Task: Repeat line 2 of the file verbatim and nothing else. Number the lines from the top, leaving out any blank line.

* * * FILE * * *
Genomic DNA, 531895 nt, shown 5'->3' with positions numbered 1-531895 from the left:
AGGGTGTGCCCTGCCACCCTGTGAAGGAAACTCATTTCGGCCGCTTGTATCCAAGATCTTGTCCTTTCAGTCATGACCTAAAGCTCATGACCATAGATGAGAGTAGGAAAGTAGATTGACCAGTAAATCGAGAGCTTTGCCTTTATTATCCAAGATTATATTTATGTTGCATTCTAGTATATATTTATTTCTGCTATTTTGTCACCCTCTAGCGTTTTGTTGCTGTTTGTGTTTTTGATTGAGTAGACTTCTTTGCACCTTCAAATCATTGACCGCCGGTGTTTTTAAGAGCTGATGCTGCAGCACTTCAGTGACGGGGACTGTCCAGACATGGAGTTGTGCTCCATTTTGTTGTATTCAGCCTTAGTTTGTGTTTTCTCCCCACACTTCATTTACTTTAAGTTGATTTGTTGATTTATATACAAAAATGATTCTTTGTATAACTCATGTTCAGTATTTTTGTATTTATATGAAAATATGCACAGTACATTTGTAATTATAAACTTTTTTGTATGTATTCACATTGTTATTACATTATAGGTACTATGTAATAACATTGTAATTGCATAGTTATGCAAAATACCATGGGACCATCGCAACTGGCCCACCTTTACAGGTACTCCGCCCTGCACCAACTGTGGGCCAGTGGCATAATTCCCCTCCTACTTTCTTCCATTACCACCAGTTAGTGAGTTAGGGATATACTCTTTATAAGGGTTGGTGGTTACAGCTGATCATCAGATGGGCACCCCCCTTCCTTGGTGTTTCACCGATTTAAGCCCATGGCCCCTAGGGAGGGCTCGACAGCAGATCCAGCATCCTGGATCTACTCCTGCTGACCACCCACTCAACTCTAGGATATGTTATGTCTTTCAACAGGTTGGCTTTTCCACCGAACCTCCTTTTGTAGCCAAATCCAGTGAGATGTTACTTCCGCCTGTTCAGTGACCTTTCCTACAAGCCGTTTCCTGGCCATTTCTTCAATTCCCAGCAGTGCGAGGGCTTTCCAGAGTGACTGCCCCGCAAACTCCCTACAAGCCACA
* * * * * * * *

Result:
AGGGTGTGCCCTGCCACCCTGTGAAGGAAACTCATTTCGGCCGCTTGTATCCAAGATCTTGTCCTTTCAGTCATGACCTAAAGCTCATGACCATAGATGAGAGTAGGAAAGTAGATTGACCAGTAAATCGAGAGCTTTGCCTTTATTATCCAAGATTATATTTATGTTGCATTCTAGTATATATTTATTTCTGCTATTTTGTCACCCTCTAGCGTTTTGTTGCTGTTTGTGTTTTTGATTGAGTAGACTTCTTTGCACCTTCAAATCATTGACCGCCGGTGTTTTTAAGAGCTGATGCTGCAGCACTTCAGTGACGGGGACTGTCCAGACATGGAGTTGTGCTCCATTTTGTTGTATTCAGCCTTAGTTTGTGTTTTCTCCCCACACTTCATTTACTTTAAGTTGATTTGTTGATTTATATACAAAAATGATTCTTTGTATAACTCATGTTCAGTATTTTTGTATTTATATGAAAATATGCACAGTACATTTGTAATTATAAACTTTTTTGTATGTATTCACATTGTTATTACATTATAGGTACTATGTAATAACATTGTAATTGCATAGTTATGCAAAATACCATGGGACCATCGCAACTGGCCCACCTTTACAGGTACTCCGCCCTGCACCAACTGTGGGCCAGTGGCATAATTCCCCTCCTACTTTCTTCCATTACCACCAGTTAGTGAGTTAGGGATATACTCTTTATAAGGGTTGGTGGTTACAGCTGATCATCAGATGGGCACCCCCCTTCCTTGGTGTTTCACCGATTTAAGCCCATGGCCCCTAGGGAGGGCTCGACAGCAGATCCAGCATCCTGGATCTACTCCTGCTGACCACCCACTCAACTCTAGGATATGTTATGTCTTTCAACAGGTTGGCTTTTCCACCGAACCTCCTTTTGTAGCCAAATCCAGTGAGATGTTACTTCCGCCTGTTCAGTGACCTTTCCTACAAGCCGTTTCCTGGCCATTTCTTCAATTCCCAGCAGTGCGAGGGCTTTCCAGAGTGACTGCCCCGCAAACTCCCTACAAGCCACA